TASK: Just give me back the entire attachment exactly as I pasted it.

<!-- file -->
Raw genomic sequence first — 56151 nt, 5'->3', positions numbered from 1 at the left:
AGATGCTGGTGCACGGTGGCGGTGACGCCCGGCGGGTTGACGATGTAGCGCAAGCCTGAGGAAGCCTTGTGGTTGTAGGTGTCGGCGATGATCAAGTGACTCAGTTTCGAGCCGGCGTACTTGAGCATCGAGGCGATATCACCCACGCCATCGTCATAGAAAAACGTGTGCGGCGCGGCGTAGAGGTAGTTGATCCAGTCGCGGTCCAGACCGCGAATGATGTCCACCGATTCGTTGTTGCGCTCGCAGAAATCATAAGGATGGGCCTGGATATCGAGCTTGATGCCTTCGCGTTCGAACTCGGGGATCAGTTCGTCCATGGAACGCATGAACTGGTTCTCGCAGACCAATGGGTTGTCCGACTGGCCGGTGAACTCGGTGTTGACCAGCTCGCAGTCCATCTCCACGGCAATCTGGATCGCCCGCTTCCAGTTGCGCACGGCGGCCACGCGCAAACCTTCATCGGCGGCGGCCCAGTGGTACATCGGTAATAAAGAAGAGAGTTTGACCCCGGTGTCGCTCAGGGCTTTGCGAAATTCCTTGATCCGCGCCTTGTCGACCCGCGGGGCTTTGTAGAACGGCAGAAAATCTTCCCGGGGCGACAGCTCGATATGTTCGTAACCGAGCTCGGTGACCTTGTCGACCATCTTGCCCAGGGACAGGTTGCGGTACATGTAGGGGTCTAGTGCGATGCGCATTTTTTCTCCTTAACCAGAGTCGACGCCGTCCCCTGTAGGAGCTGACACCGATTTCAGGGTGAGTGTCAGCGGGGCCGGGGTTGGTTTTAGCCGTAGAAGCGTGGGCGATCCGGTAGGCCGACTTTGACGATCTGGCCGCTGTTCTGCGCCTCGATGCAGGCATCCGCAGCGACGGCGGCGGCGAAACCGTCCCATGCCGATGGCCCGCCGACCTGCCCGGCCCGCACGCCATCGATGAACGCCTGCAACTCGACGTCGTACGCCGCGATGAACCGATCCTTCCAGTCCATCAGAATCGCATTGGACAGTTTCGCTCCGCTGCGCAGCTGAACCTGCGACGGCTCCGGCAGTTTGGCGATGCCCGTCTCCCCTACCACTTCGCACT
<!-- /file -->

Raw genomic sequence first — 56151 nt, 5'->3', positions numbered from 1 at the left:
AGATGCTGGTGCACGGTGGCGGTGACGCCCGGCGGGTTGACGATGTAGCGCAAGCCTGAGGAAGCCTTGTGGTTGTAGGTGTCGGCGATGATCAAGTGACTCAGTTTCGAGCCGGCGTACTTGAGCATCGAGGCGATATCACCCACGCCATCGTCATAGAAAAACGTGTGCGGCGCGGCGTAGAGGTAGTTGATCCAGTCGCGGTCCAGACCGCGAATGATGTCCACCGATTCGTTGTTGCGCTCGCAGAAATCATAAGGATGGGCCTGGATATCGAGCTTGATGCCTTCGCGTTCGAACTCGGGGATCAGTTCGTCCATGGAACGCATGAACTGGTTCTCGCAGACCAATGGGTTGTCCGACTGGCCGGTGAACTCGGTGTTGACCAGCTCGCAGTCCATCTCCACGGCAATCTGGATCGCCCGCTTCCAGTTGCGCACGGCGGCCACGCGCAAACCTTCATCGGCGGCGGCCCAGTGGTACATCGGTAATAAAGAAGAGAGTTTGACCCCGGTGTCGCTCAGGGCTTTGCGAAATTCCTTGATCCGCGCCTTGTCGACCCGCGGGGCTTTGTAGAACGGCAGAAAATCTTCCCGGGGCGACAGCTCGATATGTTCGTAACCGAGCTCGGTGACCTTGTCGACCATCTTGCCCAGGGACAGGTTGCGGTACATGTAGGGGTCTAGTGCGATGCGCATTTTTTCTCCTTAACCAGAGTCGACGCCGTCCCCTGTAGGAGCTGACACCGATTTCAGGGTGAGTGTCAGCGGGGCCGGGGTTGGTTTTAGCCGTAGAAGCGTGGGCGATCCGGTAGGCCGACTTTGACGATCTGGCCGCTGTTCTGCGCCTCGATGCAGGCATCCGCAGCGACGGCGGCGGCGAAACCGTCCCATGCCGATGGCCCGCCGACCTGCCCGGCCCGCACGCCATCGATGAACGCCTGCAACTCGACGTCGTACGCCGCGATGAACCGATCCTTCCAGTCCATCAGAATCGCATTGGACAGTTTCGCTCCGCTGCGCAGCTGAACCTGCGACGGCTCCGGCAGTTTGGCGATGCCCGTCTCCCCTACCACTTCGCACT